December 29, 2005


I'm hanging out with Joel at his Press.

What's on the walls? A few shots below the fold...

Andr? B?tzer, leader of the kommando, the most well known of Guido's crew.
Andr? started with an image of a cat, and with each print he morphed it into an abstraction with the "cat-ness" still in the print kinda like the Cheshire Cat.

He busted it down fast... of course, it's good to have a farm of motifs corraled in your head. B?tzer will be here in ChinaTown in January. More to come.

Gerald Davis, litho plate, edition of 12. He caught the mistake of a double reverse and made a virtue out of it. Classic Black Dragon stuff (his gallery) and he will have a September show at John Connolly in NYC.

Andrew Hahn's with his poster for his video that will come out soon. I don't know what the video is about. Joel was about to show me a drawer full of a collaboration between Henry Taylor, Jason Meadows, and Andrew too. But, not now...

Dave Deany. Thsi was one of the first rpints they did together. Dave used all these different processes to draw what I think of as latter day Poe imagery... but as a stumbling searching into a printer's world, it turned out great. Dave is good to work with becasue he's intense and casual, he pushes the process in a good natured way.

Mario Carrera. Print in process. Mario will hand color this later. Five in the edition. He may make a big portfolio book of ten prints spanning a few years.

Posted by Dennis at 10:23 PM | Comments (0)

December 24, 2005


Happy holidays, everyone!

We flew to Michigan to spend xmas with our nephew and niece and family.

As you might have noticed by the previous blogpost, my blogjam is slightly broken. I've realized that maintaining a blog like this one is best done with a DSL service in-studio. It was natural when my studio was cheek by jowl with our house as it was recently in Texas and Spain. Now, abode and workplace are in separate locations, Echo Park and ChinaTown where we only have broadband service at the former location.. I guess it's best to make it natural again by pipelining broadband into my studio instead of nomadically roving for nearby wifi. The trouble is that there has been some trouble getting SBC telephone and DSL Extreme together, a stream of snafus have cropped up in the past month. But I've untangled the worst of the obstacles already... but I've come to expect a few more suprises before it's all over.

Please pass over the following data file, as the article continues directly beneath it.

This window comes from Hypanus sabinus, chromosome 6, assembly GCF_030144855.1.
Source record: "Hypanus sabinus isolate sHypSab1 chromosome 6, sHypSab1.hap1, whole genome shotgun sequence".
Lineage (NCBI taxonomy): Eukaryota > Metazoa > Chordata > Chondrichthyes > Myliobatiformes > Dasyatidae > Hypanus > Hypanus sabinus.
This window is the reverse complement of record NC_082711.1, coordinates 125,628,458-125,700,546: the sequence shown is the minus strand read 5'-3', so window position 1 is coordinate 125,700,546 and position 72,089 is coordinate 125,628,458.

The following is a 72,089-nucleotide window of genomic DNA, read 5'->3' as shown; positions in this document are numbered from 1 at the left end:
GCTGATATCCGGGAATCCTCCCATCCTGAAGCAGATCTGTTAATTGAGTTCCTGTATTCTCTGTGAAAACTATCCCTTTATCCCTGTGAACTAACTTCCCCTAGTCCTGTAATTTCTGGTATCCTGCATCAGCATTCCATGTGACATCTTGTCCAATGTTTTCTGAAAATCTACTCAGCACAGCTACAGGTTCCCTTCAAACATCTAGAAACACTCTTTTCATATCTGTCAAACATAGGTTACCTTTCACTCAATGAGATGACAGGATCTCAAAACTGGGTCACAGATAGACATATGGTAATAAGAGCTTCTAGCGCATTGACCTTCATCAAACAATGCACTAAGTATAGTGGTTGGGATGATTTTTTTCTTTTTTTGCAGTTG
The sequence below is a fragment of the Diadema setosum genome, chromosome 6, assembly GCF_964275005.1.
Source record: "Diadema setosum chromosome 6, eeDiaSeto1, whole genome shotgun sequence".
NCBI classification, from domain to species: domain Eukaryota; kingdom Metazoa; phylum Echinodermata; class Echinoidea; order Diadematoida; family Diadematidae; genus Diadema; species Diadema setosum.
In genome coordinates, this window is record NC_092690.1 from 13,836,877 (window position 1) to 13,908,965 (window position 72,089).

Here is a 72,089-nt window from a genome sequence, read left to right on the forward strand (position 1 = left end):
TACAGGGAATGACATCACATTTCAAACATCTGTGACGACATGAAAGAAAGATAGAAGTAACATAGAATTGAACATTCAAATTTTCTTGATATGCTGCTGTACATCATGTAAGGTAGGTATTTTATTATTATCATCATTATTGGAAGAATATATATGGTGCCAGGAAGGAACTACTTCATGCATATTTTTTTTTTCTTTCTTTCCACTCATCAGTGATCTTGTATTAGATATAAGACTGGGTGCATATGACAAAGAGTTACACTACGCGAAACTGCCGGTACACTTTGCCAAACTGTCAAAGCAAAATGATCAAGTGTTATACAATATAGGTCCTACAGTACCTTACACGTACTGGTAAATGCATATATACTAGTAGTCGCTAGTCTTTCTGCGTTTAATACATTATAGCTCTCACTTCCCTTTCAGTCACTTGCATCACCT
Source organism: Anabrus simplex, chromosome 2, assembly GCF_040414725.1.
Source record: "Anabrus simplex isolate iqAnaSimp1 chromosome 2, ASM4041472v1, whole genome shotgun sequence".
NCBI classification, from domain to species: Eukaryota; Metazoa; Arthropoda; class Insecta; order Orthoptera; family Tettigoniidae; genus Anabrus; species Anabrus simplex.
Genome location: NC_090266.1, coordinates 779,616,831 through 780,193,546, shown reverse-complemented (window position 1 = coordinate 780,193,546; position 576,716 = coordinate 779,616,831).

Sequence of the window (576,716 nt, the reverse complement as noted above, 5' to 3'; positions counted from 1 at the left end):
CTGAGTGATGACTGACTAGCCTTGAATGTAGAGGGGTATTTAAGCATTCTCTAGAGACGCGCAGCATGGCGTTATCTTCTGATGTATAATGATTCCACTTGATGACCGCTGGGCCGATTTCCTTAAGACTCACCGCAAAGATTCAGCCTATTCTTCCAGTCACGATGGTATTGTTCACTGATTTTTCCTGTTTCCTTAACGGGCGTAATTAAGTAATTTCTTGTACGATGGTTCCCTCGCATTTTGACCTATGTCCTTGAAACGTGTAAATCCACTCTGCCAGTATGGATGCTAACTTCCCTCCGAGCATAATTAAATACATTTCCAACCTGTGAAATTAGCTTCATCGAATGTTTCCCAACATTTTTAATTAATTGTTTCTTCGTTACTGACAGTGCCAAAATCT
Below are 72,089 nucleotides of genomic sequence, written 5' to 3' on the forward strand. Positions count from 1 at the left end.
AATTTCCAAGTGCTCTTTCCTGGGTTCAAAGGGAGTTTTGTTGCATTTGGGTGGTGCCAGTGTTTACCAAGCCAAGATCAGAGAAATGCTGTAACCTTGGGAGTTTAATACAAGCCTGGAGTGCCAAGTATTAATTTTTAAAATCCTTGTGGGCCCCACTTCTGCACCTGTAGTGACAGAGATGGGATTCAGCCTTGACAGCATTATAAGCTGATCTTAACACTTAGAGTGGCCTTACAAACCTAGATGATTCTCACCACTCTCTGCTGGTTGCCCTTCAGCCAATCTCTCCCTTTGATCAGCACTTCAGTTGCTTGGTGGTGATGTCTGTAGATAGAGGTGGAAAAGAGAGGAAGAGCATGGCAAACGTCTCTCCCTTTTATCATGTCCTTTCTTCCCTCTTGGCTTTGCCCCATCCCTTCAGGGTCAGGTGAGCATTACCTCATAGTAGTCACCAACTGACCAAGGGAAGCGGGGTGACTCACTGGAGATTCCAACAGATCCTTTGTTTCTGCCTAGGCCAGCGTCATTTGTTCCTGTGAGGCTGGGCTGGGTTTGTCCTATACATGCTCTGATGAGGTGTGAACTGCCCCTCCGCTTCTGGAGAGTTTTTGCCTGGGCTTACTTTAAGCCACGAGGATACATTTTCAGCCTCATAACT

Ademas... I've noticed another wrinkle in the path towards fluid blogging here in LA. If discretion is the better part of valor, then it's tough to maintain a valorous character, weeding out all of the sensitive information I come across along the way. I mean, if I could rip loose it would make an insane blog, but I could also do a lot of damage to myself and my friends... and ultimately to this blog itself since telling everything I know would be scortchy and therefore I would lose all capacity for confidentiality. From business (mine and others) to gossip (tons of it, much of it inescapable since gossip is mixed in with business intelligence)... to simple reportage which would eventually be indistinguishable from indiscretion. Our artworld is not an innocent fairytale utopia. It's a Wild Wild West full of clueless sheep, a few shepards, vicious wolves, and characters of indeterminate character in between. Lawless. That's just the way it is, I'm afraid. That particular story is extrememly rich.... but impossible to recount in real time -a fact obvious to everyone but the innocent flock out there.

I guess that's what memoirs are for.

If you haven't noticed already, my strategy here is to keep my eye on the ball, which is the artwork itself. That's why you don't see links to fine stuff like this (a reverential hat tip to the Ministry of Minor Perfidy), there are plenty of websites about that kind of thing as it is. There is another issue I have with protecting the dignity of the people I blog about. I would like to maintain my promise to use this here blog for "good and not evil" as I had vowed to do so long ago, so I try to avoid trashing people despite ocassional surging temptation. All blog entries are selected for relevance toward the work coming out of the studio... more or less

...more because I believe that all previouis experience is is scribed in everything we touch, from potentially great works of art to the rim of an emptied coffee cup.

...less... because, well, it is possible to get too arcane anyway.

So there you go.

More blogorrea to come.

Posted by Dennis at 6:13 PM | Comments (0)

Broken Bone and Chocolate Mountain

It was an unusually good night for drinking. I'm not a drinker (true) but I am not entirely unfamiliar with the state of intoxication. All the fellas were belly-up to the countertop -the magnificent seven of ChinaTown, each a soldier in the artworld -dudes all- guys working as if their lives depended on it. Grizzled vets well past the first tour.

A roll call:

Parker, the gallery director... a big guy in many ways who is unusually at ease in Vegas. Phil, a tough-as-nails painter who has no patience for poseurs in the studio -none get in. Joel, an artist who has mastered the widest definition of pan genre art, slewing with ease from painting to gallerist to publishing and beyond and back to painting again. Seth, a mystery man possessing superior street smarts and an utter lack of pretense, he came out of nowhere to collect emerging art at the highest level. Dan, a gallerist who has the courage to walk his own path -maybe it s because his grandfather was a figure we studied in art history. Bart, a painter who has the admiration and support of most of LA's artworld and yet he works as if he is hanging off a cliff by his fingernails. Henry, a painter who is too good to let his head swell when he was hailed as "...the best painter in LA..." as he was that night at the bar.